There’s a whiff of antiquity about this book that reminds me of E.E. Doc Smith and other books I read at about the same time I read the Skylark series. This feels like WWII but with space ships and could easily have been written in the 50s. I felt momentary cringes at the name of the character ‘Black Jack Geary’ at the use of ‘hell lances’ and ‘grape shot’ and at crewmen being called ‘sailors’. The technology felt daft, as if the electronics aboard the ships might have employed thermionic valves, as if the corridors were full of steam pipes and the gunners were hand-loading shells. I half expected someone to pull out a slide rule at some point to calculate vectors.
Why shouldn’t a beam weapon be called a ‘hell-lance’ and why shouldn’t ‘grape shot’ fired at relativistic speeds be perfectly acceptable? How different is the former to a maser or particle beam, and how different is the latter to rail-gun missiles? And why shouldn’t the kind of command structures seen in our navies be used? Such arguments I tried on myself as I devoured this book. What retired naval officer John G Hemry (his real name) has done here is combine his experience of military service with an obvious (and probably dated) love of science fiction.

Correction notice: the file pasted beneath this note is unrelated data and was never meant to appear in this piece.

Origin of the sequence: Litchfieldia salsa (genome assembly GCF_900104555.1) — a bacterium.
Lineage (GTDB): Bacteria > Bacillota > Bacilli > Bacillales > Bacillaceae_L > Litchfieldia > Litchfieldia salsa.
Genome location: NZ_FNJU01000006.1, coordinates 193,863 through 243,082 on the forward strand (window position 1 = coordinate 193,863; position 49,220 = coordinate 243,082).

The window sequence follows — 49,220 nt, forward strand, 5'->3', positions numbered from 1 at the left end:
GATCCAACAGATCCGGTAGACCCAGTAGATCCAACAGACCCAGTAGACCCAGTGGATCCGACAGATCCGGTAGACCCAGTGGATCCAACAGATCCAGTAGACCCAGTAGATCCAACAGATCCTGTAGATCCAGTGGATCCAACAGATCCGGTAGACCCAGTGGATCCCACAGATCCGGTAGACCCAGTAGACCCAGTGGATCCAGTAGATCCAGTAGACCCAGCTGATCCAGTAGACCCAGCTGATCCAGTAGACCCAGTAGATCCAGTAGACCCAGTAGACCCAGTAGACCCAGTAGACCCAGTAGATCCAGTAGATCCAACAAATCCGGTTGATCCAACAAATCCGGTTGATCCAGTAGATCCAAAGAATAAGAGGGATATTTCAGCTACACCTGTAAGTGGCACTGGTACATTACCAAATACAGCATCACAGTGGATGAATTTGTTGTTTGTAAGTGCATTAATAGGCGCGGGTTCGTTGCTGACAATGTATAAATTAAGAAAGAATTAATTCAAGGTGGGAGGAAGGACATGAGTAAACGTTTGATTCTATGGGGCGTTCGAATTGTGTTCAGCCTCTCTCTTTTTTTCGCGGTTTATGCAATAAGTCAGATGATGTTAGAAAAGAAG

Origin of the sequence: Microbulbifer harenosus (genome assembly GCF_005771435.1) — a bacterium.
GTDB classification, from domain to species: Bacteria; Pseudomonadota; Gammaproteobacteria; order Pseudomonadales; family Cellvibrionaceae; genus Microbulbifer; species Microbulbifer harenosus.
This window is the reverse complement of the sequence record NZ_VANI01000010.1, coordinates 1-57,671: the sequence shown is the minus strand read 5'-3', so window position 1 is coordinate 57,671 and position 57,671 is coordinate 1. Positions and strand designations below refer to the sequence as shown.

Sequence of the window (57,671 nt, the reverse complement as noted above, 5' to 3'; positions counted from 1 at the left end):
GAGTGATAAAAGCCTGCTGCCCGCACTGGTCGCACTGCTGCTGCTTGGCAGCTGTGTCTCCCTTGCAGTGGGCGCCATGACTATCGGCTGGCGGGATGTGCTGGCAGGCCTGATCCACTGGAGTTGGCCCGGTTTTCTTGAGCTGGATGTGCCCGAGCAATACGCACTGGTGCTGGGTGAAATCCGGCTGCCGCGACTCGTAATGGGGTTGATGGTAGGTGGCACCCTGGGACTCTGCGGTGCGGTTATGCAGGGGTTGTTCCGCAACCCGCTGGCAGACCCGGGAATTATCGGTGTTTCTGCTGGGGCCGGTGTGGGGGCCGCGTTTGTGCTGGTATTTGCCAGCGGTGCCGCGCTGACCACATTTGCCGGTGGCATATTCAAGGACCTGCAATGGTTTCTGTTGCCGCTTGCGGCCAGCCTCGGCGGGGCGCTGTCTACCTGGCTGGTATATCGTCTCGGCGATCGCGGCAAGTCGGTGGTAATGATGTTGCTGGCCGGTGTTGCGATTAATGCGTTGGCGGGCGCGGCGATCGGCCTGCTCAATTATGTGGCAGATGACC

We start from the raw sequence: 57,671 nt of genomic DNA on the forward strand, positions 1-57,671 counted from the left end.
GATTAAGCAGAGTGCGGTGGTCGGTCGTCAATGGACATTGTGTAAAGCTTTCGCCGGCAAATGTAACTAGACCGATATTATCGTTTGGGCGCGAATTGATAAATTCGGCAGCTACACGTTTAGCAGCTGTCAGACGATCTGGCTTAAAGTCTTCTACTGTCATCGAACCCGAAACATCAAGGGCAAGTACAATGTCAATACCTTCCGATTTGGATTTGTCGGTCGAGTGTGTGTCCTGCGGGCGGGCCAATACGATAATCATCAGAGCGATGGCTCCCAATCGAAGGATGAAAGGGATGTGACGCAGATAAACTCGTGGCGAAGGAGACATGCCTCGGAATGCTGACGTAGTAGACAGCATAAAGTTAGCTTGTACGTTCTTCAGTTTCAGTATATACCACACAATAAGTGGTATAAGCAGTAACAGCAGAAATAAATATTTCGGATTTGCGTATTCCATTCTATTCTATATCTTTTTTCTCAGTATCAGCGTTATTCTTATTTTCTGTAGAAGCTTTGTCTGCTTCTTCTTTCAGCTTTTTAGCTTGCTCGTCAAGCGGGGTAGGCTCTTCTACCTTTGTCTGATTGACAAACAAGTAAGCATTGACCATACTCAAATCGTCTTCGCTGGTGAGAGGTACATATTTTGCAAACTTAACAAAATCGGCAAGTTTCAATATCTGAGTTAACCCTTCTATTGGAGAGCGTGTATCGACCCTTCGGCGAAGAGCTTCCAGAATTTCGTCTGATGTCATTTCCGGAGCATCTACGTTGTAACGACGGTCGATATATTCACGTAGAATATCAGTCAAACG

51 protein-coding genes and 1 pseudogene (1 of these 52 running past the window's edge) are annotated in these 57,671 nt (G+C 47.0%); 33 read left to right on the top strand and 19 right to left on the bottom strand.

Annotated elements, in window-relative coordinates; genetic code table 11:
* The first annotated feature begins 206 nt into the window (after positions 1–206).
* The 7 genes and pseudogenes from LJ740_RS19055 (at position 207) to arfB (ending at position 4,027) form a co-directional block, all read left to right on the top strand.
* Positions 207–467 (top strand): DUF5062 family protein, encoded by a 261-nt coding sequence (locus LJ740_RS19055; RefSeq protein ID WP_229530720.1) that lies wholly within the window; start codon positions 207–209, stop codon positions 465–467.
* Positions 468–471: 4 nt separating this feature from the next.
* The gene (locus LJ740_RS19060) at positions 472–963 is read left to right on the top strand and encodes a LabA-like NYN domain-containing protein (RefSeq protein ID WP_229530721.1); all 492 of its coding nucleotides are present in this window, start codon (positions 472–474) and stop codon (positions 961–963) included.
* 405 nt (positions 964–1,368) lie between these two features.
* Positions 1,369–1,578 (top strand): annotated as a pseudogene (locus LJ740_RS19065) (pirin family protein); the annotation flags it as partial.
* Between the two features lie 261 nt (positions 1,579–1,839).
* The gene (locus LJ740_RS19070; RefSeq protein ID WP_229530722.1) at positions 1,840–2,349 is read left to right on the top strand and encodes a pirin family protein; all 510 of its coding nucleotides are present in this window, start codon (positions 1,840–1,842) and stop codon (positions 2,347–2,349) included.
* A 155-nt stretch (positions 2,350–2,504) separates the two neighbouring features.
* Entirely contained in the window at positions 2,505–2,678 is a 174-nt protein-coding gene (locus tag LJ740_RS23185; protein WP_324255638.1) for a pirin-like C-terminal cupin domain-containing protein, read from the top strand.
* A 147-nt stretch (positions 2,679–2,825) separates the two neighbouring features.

To sum up: all of the above is true, but in reviewing a book I have to ask some very simple questions. Did I care about the characters? Did I want to know what happened next? Did I enjoy reading this book? Was it a good read? Will I buy the next book in the series?
The answer to all these questions is ‘yes’, and this book must be included in that long list called ‘guilty pleasures’.